Being at SIPA will cause you to think about your place in the world, and what your work in policy and international affairs will mean for others. What does it mean to have inclusive policy? What work needs to be done to shift rhetoric and policies in my country? What do I need to learn to be more effective in creating sustainable change?

Pride Month is a celebration: of the LGBTQ community, of dignity and equality – and honestly, the marches and parties in NYC are really fun.

This month, I’m also thinking about what it means to be a straight ally. I was once told by a friend that he didn’t want an ally in this movement; he wanted an accomplice. He wanted someone to conspire with him, to protest with him, to actively change the status quo with him.

Professor Stern says that it’s essential to incorporate LGBTQ studies into curriculum. Perhaps this is something you’re intimately familiar with, and perhaps this is something that you’ve never thought about because of your environment and upbringing.

At Columbia SIPA, you have the opportunity to learn things, that you didn’t even know you didn’t know. Tomorrow we’ll share a post from a SIPA student about his perspective on Pride Month in New York City as a policy student. Until then, some resources:

*I ran a first draft of this blog post past a SIPA student who pointed out that I was missing the intersection of race within the LGBTQ movement. I include this as an anecdote of the SIPA community being a supportive environment in the collective quest to do better!

Why SIPA? New York City is where the world comes together.

Decisions came out earlier this week, and we’re excited to welcome our admitted students to Columbia SIPA. Admitted students will have a multitude of global events and webinars to get more information about what it’s like to be at SIPA. (To our Fall 2019 applicants, regardless of your decision, check back with the blog next week for next steps to consider.)

Congratulations again to all of the admitted students. We leave you with this video featuring Kier Joy MIA ’19.

Happy weekend, everyone.

If you’re missing NYC during Winter Break: Favorite Places to Study outside of Columbia University

Although Lehman Library is the default, and perhaps easiest, place to study for SIPA students, there are plenty of other spaces to explore throughout the City. Sometimes it’s great to get out of Morningside Heights and make the trip to other neighborhoods. Below is a list of some of my favorite places to study off campus.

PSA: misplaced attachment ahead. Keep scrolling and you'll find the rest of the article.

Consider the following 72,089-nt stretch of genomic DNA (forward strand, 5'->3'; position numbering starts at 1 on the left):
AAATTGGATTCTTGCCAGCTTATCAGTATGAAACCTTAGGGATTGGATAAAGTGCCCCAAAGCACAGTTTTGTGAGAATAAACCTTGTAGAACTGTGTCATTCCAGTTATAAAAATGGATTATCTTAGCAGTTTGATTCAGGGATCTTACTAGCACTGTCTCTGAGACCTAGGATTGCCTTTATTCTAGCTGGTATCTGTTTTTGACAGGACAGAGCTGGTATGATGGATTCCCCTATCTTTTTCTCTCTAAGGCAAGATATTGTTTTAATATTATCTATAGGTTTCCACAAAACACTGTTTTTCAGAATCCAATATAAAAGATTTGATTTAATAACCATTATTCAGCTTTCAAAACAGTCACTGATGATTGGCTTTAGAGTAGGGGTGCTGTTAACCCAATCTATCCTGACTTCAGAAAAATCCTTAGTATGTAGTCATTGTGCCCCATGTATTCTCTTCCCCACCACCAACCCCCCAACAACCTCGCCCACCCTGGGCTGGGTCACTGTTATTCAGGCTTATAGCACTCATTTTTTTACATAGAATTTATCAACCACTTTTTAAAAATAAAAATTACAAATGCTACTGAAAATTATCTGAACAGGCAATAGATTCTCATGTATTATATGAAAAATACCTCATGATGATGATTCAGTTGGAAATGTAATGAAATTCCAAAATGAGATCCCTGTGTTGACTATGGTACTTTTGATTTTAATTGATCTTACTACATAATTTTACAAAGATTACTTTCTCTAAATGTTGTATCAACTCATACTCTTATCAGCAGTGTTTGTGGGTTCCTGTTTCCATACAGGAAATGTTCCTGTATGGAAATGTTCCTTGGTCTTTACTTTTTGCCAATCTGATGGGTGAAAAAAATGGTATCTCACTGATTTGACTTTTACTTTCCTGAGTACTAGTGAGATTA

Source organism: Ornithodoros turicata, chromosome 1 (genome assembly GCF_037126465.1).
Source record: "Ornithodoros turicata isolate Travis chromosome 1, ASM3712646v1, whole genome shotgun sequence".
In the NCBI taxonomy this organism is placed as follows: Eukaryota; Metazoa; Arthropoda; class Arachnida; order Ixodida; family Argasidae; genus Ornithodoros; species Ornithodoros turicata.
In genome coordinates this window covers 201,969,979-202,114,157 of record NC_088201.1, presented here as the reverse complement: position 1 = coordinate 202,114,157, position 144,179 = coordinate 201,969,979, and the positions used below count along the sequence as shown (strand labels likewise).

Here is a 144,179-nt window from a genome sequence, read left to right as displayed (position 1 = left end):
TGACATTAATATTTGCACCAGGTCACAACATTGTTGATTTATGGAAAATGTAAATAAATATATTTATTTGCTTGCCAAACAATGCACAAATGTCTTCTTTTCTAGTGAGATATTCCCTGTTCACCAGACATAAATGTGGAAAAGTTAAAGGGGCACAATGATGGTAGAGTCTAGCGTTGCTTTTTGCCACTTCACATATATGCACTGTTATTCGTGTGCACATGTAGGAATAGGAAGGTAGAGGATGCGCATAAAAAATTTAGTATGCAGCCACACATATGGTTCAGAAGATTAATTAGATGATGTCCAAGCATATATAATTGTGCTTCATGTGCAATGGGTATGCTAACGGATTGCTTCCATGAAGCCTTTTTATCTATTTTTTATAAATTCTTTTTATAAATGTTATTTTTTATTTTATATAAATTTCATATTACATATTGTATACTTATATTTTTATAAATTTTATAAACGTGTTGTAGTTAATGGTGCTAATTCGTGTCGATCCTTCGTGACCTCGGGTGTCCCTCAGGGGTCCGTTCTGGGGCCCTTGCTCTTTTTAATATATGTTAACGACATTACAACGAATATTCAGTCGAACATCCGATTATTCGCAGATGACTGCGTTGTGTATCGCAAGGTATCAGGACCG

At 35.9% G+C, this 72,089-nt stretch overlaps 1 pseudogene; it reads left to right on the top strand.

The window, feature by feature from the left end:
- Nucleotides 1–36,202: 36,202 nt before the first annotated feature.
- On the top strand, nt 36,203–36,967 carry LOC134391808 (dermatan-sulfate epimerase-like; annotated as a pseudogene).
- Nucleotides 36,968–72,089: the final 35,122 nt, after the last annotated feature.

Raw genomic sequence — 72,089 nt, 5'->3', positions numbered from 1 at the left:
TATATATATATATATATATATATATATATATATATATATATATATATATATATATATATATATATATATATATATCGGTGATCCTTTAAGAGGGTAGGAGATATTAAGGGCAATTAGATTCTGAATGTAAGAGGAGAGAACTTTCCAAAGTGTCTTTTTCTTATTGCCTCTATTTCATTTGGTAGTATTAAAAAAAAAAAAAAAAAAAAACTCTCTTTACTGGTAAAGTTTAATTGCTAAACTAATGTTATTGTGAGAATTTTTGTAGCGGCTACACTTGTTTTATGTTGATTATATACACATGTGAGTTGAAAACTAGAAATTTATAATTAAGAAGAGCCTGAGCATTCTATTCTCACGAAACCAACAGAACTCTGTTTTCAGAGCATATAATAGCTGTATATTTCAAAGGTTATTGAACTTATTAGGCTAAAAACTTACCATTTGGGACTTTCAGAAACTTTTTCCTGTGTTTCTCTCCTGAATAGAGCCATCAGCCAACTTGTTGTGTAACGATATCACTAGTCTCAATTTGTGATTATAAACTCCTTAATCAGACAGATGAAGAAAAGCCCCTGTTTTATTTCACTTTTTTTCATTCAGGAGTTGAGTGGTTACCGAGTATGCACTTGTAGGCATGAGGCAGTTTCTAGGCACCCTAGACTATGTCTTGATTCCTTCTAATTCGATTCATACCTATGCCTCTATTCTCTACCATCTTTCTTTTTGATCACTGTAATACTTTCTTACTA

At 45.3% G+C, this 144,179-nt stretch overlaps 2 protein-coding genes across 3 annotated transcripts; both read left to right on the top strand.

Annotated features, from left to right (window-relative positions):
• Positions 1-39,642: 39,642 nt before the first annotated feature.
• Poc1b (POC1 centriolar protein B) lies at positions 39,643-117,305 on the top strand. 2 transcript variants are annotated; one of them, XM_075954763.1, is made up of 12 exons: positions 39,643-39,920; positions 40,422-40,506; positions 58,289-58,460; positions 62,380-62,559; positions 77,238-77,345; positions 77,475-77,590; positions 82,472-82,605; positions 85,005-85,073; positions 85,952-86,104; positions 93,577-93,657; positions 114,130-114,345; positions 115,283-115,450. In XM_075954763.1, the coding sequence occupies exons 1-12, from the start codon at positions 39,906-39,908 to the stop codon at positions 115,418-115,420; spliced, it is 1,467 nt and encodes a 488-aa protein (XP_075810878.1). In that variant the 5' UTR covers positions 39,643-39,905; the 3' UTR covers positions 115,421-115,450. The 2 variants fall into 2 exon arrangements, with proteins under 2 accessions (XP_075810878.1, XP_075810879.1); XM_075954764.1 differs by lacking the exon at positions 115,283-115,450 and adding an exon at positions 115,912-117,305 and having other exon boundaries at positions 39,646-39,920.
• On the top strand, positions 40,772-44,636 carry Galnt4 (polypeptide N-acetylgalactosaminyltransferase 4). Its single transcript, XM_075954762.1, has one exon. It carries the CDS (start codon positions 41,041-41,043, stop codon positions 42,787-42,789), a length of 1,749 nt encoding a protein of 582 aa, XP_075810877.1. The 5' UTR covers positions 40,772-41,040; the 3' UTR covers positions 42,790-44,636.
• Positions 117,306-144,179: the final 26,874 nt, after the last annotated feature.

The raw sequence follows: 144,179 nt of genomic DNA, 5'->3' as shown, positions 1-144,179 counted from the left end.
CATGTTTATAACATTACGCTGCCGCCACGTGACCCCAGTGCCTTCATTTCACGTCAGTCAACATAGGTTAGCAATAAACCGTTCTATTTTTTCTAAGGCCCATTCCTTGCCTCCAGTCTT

1. Rose Main Reading Room – The Rose Main Reading Room is located in The New York Public Library in midtown Manhattan, and the trip is well worth it! Generally speaking, the NYPL is a must see for anyone visiting New York for the first time. However, one of the best things about the library is the Rose Main Reading Room, after years of renovations, it has finally been reopened to the public. High ceilings and plenty of light make it the ideal place to study for midterms and finals (plus you feel like you’re at Hogwarts – an added bonus!). The library is divided into two sections: an area where tourists can walk around and take photos, and an area designated for quiet studying.
  1. Coffee Shops in the West Village – The West Village is easily accessible via the 1 train from Columbia University and in addition to it being a great area to explore, there are a lot of coffee shops where you can sit and do some work. A few personal favorites include Rebel Coffee on 8th Avenue and Stumptown Coffee Roasters on 8th Street.  Both of these locations have plenty of seating and are great to catch up on notes. However, they tend to get very crowded in the midafternoon on weekends, so getting there early is essential.
  1. The New York Society Library – The New York Society library is one of New York City’s oldest cultural landmarks, and though only members are able to check out books and have full access to the building, the first-floor reading room is open to the public. This is a great, quiet place to study, though it’s located on the east side, the cross town bus makes it easily accessible from Columbia University.
  1. Sheep Meadow – Sheep Meadow Is located on the west side of Central Park, from 66th to 69th Street, it is a great place to study during the warmer months. During the summer, residents flock to Sheep Meadow to sunbathe, have picnics, and enjoy the New York City skyline. The area is open from April to Mid-October and is a great place to catch up on reading and do some studying. Don’t forget to bring a blanket!

Feel free to share your own favorite locations below!

"The most global public policy school, where an international community of students and faculty address world challenges."

—Merit E. Janow, Dean, SIPA, Professor of Practice, International and Economic Law and International Affairs